Subjects of ectogenesis—human beings that are developing in artificial wombs (AWs)—share the same moral status as newborns. To demonstrate this, I defend two claims. First, subjects of partial ectogenesis—those that develop in utero for a time before being transferred to AWs—are newborns (in the full sense of the word). Second, subjects of complete ectogenesis—those who develop in AWs entirely—share the same moral status as newborns. To defend the first claim, I rely on Elizabeth Chloe Romanis’s distinctions between fetuses, newborns and subjects of ectogenesis. For Romanis, the subject of partial ectogenesis ‘is neither a fetus nor a baby’ but is, instead, a ‘new product of human reproduction’. In this essay, I begin by, expanding upon Romanis’s argument that subjects of partial ectogenesis are not fetuses while arguing that those subjects are newborns. Next, I show that the distinction that Romanis draws between subjects of partial ectogenesis and newborns needs to be revised. The former is a kind of the latter. This leads us to an argument that shows why different moral statuses cannot be justifiably assigned to subjects of partial ectogenesis and subjects of complete ectogenesis, respectively. As subjects of partial ectogenesis share the same moral status as newborns, it follows that subjects of complete ectogenesis share the same moral status as newborns as well. Iconclude by considering implications that this essay may have for the research and development of AW technology and conceptual links between a subject’s moral status and birth.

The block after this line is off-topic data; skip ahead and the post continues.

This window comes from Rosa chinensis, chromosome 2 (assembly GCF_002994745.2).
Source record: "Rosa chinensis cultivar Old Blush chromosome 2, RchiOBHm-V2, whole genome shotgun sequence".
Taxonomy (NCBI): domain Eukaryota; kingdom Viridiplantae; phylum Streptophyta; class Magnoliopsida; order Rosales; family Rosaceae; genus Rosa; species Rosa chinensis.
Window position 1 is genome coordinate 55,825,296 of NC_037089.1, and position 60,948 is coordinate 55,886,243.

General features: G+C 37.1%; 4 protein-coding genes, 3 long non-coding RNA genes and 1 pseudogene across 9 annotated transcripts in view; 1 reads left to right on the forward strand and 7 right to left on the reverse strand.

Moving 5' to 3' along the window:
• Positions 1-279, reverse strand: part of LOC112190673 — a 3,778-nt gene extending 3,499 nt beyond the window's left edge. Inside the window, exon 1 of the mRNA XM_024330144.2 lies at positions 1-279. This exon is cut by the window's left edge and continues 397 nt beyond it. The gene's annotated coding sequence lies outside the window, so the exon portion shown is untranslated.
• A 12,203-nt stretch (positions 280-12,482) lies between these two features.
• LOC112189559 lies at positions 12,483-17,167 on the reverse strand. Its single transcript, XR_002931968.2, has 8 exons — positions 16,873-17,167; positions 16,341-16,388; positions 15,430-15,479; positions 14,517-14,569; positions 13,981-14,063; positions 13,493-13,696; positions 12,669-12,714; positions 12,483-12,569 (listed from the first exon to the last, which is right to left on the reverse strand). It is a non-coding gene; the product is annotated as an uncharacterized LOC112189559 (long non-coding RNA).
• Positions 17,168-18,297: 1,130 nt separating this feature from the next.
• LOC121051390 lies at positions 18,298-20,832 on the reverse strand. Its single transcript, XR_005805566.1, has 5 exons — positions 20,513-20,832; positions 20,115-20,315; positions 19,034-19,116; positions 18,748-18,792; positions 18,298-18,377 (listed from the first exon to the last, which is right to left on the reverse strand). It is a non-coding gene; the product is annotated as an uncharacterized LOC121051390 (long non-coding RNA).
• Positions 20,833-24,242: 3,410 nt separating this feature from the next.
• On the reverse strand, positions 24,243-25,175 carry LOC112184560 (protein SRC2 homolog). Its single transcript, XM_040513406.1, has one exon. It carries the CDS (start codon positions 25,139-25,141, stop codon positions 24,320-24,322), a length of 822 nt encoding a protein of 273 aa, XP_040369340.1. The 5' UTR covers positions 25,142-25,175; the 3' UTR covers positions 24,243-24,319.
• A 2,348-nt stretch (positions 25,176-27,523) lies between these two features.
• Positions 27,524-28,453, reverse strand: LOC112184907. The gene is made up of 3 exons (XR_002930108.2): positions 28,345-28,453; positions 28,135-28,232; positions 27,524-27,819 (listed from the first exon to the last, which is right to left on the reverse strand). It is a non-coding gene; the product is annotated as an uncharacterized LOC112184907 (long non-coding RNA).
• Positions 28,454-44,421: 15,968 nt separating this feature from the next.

- applied and professional ethics
- embryos and fetuses
- moral status
- newborns and minors
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Contributors NC is the sole contributor.
Funding The authors have not declared a specific grant for this research from any funding agency in the public, commercial or not-for-profit sectors.
Competing interests None declared.
Provenance and peer review Not commissioned; externally peer reviewed.
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